| WORDS: Myles Kelsey | IMAGES: Rob Ward |
It’s been eight years since I last rode one of Patrick Morewood’s bikes and in that time, I’ve forgotten just how good they are.
Since 2005, I have owned five of his handmade machines. In one way or another, each brought an undeniable special sauce to the ride experience. With his latest release, the Pyga Tig, the wizardry continues. Suffice it to say, after one short afternoon of riding the prototype version, I’m convinced the Tig will become the brand’s best seller. Why? Because it’s so versatile, so good and is coming to market at exactly the right time.
Before digging into the new all-aluminum Pyga Tig, here’s a little insight into this Patrick Morewood ‘Cat’ who hails from Pietermaritzburg. You need to know that the guy has decades of experience designing, building and tweaking bikes. Next to the legend Tom Ritchey, Pat Morewood is likely [and shoot me down here if I missed anyone] the second most experienced guy in the entire mountain bike design game – period.
For decades, Pat has created high-performance machines for consumers and World Cup racers alike. Quite incredibly he is still designing, welding and testing bikes! As a result and to put it rather simply, Pat knows where to put the pivots. Pat knows where to shave material for weight or compliance reasons. Pat knows where to add material for strength and stiffness. Pat knows what the travel should be, what the angles should be and how long the bike should be.
Pat is a bloody wizard. Funny enough, as I recall, he never really set out to be this genius bike builder and innovator that he is today. Originally, he just wanted to build bikes that rode well. XC bikes, Trail bikes and DH bikes. He just wanted to build good bikes and to constantly improve on the ride experience. I don’t think he even realizes (or certainly chooses to pay no attention to the fact) that he is a genius of the trade.
I’ve known Pat since the 80’s when we raced BMX together and I’ve seen he’s also a pretty good trend-spotter. Here are just a couple of examples: Pat was one of the first bike designers to identify the need for a ‘trail bike’ over 15 years ago and then promptly put one into the market before most brands. He was one of the first to relax the geometry on XC bikes – something that all bike brands now do. He was also one of the first to release a longer travel XC race bike designed with shorter stems in mind, again, something all the brands are now doing. Some legends are born. Others are made. Pat is the epitome of what I can only describe as an unintentional self-made legend.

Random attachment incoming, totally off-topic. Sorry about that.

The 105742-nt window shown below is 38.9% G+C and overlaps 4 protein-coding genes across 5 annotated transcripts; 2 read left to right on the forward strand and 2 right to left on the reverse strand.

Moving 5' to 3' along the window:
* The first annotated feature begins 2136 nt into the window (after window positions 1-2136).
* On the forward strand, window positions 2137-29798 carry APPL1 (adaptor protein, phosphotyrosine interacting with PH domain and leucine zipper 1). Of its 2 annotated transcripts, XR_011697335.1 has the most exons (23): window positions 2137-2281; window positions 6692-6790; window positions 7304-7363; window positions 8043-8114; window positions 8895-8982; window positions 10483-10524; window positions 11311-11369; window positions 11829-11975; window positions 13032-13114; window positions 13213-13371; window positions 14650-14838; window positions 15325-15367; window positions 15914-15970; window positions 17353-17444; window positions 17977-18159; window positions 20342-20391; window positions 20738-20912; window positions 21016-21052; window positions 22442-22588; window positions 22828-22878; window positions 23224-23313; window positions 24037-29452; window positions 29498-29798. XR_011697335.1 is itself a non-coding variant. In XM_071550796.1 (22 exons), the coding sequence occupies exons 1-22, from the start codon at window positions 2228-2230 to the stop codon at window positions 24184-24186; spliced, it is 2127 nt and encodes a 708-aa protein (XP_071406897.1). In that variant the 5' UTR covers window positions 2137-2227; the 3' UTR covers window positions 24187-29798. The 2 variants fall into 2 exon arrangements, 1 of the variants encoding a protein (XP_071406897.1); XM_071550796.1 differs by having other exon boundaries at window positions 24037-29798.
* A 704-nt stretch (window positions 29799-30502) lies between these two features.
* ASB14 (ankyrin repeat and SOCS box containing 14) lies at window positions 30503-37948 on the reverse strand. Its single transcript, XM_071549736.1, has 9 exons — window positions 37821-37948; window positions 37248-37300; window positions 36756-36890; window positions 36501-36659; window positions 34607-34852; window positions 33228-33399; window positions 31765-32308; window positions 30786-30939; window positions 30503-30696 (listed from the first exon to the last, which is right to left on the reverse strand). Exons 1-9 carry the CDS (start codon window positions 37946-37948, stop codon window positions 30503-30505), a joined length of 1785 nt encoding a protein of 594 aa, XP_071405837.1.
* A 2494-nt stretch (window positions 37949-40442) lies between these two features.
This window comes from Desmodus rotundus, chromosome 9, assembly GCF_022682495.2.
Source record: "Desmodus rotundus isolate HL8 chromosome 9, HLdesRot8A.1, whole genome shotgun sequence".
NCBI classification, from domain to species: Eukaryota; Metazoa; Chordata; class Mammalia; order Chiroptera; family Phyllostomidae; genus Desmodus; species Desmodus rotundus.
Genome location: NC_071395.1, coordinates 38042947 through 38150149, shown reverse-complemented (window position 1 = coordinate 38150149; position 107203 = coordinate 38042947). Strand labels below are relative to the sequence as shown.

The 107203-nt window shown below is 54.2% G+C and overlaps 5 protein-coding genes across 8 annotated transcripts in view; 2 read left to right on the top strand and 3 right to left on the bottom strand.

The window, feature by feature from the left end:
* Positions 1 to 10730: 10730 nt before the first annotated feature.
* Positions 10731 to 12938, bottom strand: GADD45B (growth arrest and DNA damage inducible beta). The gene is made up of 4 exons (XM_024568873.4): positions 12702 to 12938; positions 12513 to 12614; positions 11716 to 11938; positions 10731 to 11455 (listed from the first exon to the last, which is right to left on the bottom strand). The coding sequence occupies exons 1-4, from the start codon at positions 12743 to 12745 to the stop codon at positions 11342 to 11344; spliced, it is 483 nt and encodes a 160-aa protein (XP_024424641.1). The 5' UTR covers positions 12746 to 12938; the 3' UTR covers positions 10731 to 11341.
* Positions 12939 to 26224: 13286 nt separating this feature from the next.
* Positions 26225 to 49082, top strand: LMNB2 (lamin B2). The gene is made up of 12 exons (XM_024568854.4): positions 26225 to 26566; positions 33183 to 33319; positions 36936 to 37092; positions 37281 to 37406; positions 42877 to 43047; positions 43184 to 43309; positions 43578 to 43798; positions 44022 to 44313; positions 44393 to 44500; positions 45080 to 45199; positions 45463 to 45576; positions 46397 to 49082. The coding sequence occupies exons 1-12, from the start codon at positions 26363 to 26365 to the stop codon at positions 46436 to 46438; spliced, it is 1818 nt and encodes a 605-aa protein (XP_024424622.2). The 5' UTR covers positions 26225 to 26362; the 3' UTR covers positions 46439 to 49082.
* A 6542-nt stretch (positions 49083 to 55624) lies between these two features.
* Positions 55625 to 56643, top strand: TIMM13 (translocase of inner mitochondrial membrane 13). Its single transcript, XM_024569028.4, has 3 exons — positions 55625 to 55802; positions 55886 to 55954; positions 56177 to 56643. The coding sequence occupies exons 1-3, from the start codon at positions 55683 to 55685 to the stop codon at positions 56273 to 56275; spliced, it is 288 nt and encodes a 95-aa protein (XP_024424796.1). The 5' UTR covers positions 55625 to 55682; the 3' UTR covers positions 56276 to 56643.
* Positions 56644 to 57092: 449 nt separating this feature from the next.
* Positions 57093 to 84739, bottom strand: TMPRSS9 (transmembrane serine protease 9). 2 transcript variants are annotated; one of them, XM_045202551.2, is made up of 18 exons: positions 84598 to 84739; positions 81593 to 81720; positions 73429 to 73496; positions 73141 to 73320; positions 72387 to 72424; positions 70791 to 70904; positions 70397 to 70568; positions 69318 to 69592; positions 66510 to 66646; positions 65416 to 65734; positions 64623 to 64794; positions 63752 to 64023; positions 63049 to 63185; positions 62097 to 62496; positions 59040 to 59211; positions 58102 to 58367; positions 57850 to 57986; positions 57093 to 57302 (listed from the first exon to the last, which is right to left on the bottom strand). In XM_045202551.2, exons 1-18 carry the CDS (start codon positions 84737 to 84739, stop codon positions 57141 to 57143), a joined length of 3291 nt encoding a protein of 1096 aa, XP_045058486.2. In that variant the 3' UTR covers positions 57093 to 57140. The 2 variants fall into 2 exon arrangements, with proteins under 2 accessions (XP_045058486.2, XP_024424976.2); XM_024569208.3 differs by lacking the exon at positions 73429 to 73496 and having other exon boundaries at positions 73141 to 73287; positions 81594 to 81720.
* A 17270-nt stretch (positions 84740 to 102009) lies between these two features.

So to the Tig then, it’s a 29er specific, 120 or 135mm rear travel bike in 6066 aluminum chassis trail bike that is designed to run with a 120 or 140mm fork respectively. You can run a 150mm fork with it, when running it as a 135mm rear bike. Its intended application is for down-country and trail riding. The frame and shock weigh around 3.4kg and in an ‘XC build’ Pat tells me it will easily get in under 11.5kg. At a versatile 65 degrees, the head-angle screams “Gimme all you got!” buddy. Reach on the large is around 478mm and the XL will be up around 500mm. There’ll be a small and medium size too. Chainstays are 438mm and the BB height is around 340mm.
The suspension layout is a Horst Link with a rocker arm driving the trunion mount shock. Pat has positioned the pivots to deliver high anti-squat numbers ensuring the Tig is responsive and efficient under power. He also stressed a key feature in the design is a lot of progression, meaning at the right sag (I ran 30%) there’ll be great small bump compliance with an endless feel. The finer details are covered too, like the grommets that hug the cabling as they dip inside the frame, keeping things quiet on the trail.
Pat smiles when I ask where the special sauce is, replying: “There’s a little bit everywhere but by designing the rocker arm as two separate pieces [with no bridge] we were able to get the weight down, improve compliance and grip on off cambers and rough trails, yet keep the bike stiff under pedaling.” He goes on to explain there is a whole lot more to it than just the two-piece rocker arm but I also got a distinct impression – like with any Chef who develops an award-winning dish – he didn’t quite want to share too many of the intricacies and design IP. Wisely so.
Now, I never tinkered with a single setting on the suspension – in the car park, Pat asked me what I weighed and he set the sag at 30%. I think I may have gone one click faster on the fork and left it at that – deliberating sag percentages with the wizard who built the bike would be nothing short of dof, right?